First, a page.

Working with catastrophic traumatic brain injury one thing that I’ve learned more so than anything, is for a family to be whole again, they need to go through a process and the process is not something that is easy considering the steps and the different levels of care. Imagine for a minute if you got a phone call in the middle of the night that your loved one was catastrophically injured at that point in time your only hope and your only concern is “will they live though the next 72 hours?” You’re not looking at long-term and what this life will be like. So for families, giving them an opportunity to grieve what they have lost is something that I don’t think is done enough, people hear all the time, families hear all the time, survivors hear all the time, “you’re so lucky,” “you’re so lucky that you survived.” But what does that really mean? What is the luck involved in that? What does it mean when you’re a spouse of someone who is catastrophically injured and you can’t have the same conversations that you’ve had for 20 years of a marriage, an example of that is a family that I’ve worked with for many years where he had a standing fall in an airport and things went wrong and he had a massive brain bleed. For his wife, the breaking point came almost a year and a half after his injury when she went to pick out paint colors to redecorate their home for accessibility. It was the first time in a 30-year marriage that she made the decisions on her own. That he didn’t have a voice in it. That she didn’t ask him what colors would work, and it’s a very minor thing when you think about when you think about everything that she’d been through at that point but it’s the moment that caused her to break. So part of what needs to happen is being able to acknowledge the grief and loss. The grief and loss of the life that was expected. The milestones that you expected for your child, your spouse, your sibling that may not be achievable. In order to get to the other side, and live the “new normal” you have to be able to for both families and patients, you have to acknowledge what you’ve lost in order to bring forward the things that you still have. Without that important piece, you’re stuck in this weird limbo, where the essence of the person is different or tragically altered but the person is still there. When someone is killed in an accident we have ceremonies, we have markers, other people know what to do what to say to a family member, what to say to an injured person, but when someone survives but is characterologically different, nobody knows what to say, nobody knows how to handle that. The things that you hold dear, your truths, of I know if I say this to my son or daughter, or my spouse, this is how they’ll react. Where do you put that when you don’t have that footing?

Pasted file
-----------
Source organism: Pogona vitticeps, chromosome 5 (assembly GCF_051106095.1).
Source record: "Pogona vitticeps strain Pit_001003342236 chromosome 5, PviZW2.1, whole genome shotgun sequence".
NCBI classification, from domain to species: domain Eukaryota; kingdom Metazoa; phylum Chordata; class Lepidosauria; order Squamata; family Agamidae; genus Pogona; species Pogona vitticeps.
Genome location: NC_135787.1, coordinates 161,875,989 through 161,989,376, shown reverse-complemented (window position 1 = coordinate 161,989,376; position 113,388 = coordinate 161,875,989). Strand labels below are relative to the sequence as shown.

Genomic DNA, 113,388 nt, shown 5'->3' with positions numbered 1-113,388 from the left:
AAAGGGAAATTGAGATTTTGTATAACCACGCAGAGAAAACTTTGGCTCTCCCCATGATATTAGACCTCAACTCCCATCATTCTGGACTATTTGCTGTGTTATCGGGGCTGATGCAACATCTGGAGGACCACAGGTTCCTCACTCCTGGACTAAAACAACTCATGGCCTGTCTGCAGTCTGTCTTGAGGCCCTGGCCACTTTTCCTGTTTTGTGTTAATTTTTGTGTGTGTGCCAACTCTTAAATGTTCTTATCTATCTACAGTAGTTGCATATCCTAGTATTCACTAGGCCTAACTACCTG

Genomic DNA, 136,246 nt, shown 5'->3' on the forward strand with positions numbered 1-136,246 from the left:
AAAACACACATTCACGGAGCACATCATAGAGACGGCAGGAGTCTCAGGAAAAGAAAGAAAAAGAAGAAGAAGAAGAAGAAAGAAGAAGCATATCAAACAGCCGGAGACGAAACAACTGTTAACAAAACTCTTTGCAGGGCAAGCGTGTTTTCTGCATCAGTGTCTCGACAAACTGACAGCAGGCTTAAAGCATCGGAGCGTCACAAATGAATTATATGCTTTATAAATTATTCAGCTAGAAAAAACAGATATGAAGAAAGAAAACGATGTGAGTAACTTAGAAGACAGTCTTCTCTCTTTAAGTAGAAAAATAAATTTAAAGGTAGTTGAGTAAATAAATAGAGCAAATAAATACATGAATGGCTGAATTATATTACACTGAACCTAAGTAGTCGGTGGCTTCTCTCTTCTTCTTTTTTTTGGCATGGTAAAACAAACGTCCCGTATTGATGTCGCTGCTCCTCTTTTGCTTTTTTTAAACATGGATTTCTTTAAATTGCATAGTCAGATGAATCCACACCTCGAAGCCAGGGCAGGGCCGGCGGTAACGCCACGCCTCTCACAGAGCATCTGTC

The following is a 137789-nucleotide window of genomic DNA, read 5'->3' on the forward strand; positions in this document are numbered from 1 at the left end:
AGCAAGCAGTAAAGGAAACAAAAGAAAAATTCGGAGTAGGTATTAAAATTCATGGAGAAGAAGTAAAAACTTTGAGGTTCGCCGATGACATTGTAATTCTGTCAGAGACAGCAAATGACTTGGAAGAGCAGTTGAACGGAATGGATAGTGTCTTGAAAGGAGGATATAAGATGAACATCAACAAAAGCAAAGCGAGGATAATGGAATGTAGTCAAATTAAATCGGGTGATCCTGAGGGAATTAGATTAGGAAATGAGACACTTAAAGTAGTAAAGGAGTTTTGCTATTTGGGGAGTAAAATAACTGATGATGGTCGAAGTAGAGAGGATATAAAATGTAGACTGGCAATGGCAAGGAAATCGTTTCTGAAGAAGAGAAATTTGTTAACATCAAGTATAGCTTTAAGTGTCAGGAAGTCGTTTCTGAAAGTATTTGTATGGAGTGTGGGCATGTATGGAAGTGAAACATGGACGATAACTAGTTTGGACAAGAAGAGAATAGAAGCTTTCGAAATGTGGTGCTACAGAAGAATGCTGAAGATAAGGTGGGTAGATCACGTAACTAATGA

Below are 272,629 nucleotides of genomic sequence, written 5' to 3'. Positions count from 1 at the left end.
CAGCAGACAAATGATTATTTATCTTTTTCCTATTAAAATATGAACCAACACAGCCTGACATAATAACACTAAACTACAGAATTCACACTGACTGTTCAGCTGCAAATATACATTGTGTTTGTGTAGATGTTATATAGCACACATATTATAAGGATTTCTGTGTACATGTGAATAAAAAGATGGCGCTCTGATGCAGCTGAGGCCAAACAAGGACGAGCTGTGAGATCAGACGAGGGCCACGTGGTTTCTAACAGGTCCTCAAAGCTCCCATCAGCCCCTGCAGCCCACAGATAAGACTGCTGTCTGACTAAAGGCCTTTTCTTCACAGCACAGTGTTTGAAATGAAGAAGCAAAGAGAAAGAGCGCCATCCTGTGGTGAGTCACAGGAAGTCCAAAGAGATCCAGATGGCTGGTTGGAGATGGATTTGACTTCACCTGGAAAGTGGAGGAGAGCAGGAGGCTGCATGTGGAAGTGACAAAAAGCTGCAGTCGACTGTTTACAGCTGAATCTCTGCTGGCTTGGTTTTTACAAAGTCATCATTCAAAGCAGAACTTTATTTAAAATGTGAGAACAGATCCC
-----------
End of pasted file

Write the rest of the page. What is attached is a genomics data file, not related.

Getting to Know Who They Were with Melissa Abate, LMSW

So one of the things that can really help is to allow families to be able to share stories.  A mom of a young woman who was catastrophically injured in a t-bone accident by a semi-trailer at a high rate of speed, said to me one time, “all you know is this broken little girl how can you get her back to who she was if you don’t know who she was?” Which is an extremely powerful statement when you take a second and really think about it. We meet folks after the injury, we don’t know who they were, what they were, what motivated them, what their personality quirks were, all the little things that a family member does know. So giving peoples an opportunity to tell family stories. In a safe place. We used a family group for this purpose, to tell childhood stories. To tell one of the first questions I always ask for married people is “how did you meet?” how would you describe someone’s personality especially if you have a whole family system. Each of us, if you think about your own families, we each have different relationships amongst ourselves. So everyone has a different take on what someone’s personality and their quirks are. So getting to know who the person truly is, is how you have a successful reintegration into this “new normal.”

BRAIN TRAUMA 101